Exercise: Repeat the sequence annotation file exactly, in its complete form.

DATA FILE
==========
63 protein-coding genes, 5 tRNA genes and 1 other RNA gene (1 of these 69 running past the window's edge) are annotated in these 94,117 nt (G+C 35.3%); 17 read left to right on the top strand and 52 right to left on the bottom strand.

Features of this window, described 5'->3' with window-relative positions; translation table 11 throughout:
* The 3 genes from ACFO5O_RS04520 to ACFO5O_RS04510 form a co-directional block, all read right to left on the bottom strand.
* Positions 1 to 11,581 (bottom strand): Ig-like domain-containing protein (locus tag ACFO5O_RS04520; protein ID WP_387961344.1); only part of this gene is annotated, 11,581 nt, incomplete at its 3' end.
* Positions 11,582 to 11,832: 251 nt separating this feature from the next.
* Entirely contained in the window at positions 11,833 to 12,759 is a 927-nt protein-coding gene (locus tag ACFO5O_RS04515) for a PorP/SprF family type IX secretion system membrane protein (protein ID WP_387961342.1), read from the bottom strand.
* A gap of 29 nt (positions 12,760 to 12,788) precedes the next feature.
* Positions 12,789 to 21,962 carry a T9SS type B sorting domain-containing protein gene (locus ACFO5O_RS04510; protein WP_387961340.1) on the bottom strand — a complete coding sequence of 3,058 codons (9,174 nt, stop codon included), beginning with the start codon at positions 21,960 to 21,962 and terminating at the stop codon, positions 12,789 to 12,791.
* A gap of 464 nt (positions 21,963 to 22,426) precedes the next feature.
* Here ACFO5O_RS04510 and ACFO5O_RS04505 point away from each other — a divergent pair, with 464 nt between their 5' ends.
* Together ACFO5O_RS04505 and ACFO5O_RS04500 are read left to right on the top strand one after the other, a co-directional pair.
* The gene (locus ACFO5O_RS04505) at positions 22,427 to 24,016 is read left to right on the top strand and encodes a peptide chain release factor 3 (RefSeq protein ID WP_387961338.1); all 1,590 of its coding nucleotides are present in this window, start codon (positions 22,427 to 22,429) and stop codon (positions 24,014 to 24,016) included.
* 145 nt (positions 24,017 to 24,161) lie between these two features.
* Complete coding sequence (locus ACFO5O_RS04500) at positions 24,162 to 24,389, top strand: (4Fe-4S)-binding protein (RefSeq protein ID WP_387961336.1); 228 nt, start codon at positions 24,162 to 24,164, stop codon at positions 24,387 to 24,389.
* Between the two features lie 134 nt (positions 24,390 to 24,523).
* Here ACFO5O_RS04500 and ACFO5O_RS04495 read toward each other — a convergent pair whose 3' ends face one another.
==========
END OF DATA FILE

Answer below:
63 protein-coding genes, 5 tRNA genes and 1 other RNA gene (1 of these 69 running past the window's edge) are annotated in these 94,117 nt (G+C 35.3%); 17 read left to right on the top strand and 52 right to left on the bottom strand.

Features of this window, described 5'->3' with window-relative positions; translation table 11 throughout:
* The 3 genes from ACFO5O_RS04520 to ACFO5O_RS04510 form a co-directional block, all read right to left on the bottom strand.
* Positions 1 to 11,581 (bottom strand): Ig-like domain-containing protein (locus tag ACFO5O_RS04520; protein ID WP_387961344.1); only part of this gene is annotated, 11,581 nt, incomplete at its 3' end.
* Positions 11,582 to 11,832: 251 nt separating this feature from the next.
* Entirely contained in the window at positions 11,833 to 12,759 is a 927-nt protein-coding gene (locus tag ACFO5O_RS04515) for a PorP/SprF family type IX secretion system membrane protein (protein ID WP_387961342.1), read from the bottom strand.
* A gap of 29 nt (positions 12,760 to 12,788) precedes the next feature.
* Positions 12,789 to 21,962 carry a T9SS type B sorting domain-containing protein gene (locus ACFO5O_RS04510; protein WP_387961340.1) on the bottom strand — a complete coding sequence of 3,058 codons (9,174 nt, stop codon included), beginning with the start codon at positions 21,960 to 21,962 and terminating at the stop codon, positions 12,789 to 12,791.
* A gap of 464 nt (positions 21,963 to 22,426) precedes the next feature.
* Here ACFO5O_RS04510 and ACFO5O_RS04505 point away from each other — a divergent pair, with 464 nt between their 5' ends.
* Together ACFO5O_RS04505 and ACFO5O_RS04500 are read left to right on the top strand one after the other, a co-directional pair.
* The gene (locus ACFO5O_RS04505) at positions 22,427 to 24,016 is read left to right on the top strand and encodes a peptide chain release factor 3 (RefSeq protein ID WP_387961338.1); all 1,590 of its coding nucleotides are present in this window, start codon (positions 22,427 to 22,429) and stop codon (positions 24,014 to 24,016) included.
* 145 nt (positions 24,017 to 24,161) lie between these two features.
* Complete coding sequence (locus ACFO5O_RS04500) at positions 24,162 to 24,389, top strand: (4Fe-4S)-binding protein (RefSeq protein ID WP_387961336.1); 228 nt, start codon at positions 24,162 to 24,164, stop codon at positions 24,387 to 24,389.
* Between the two features lie 134 nt (positions 24,390 to 24,523).
* Here ACFO5O_RS04500 and ACFO5O_RS04495 read toward each other — a convergent pair whose 3' ends face one another.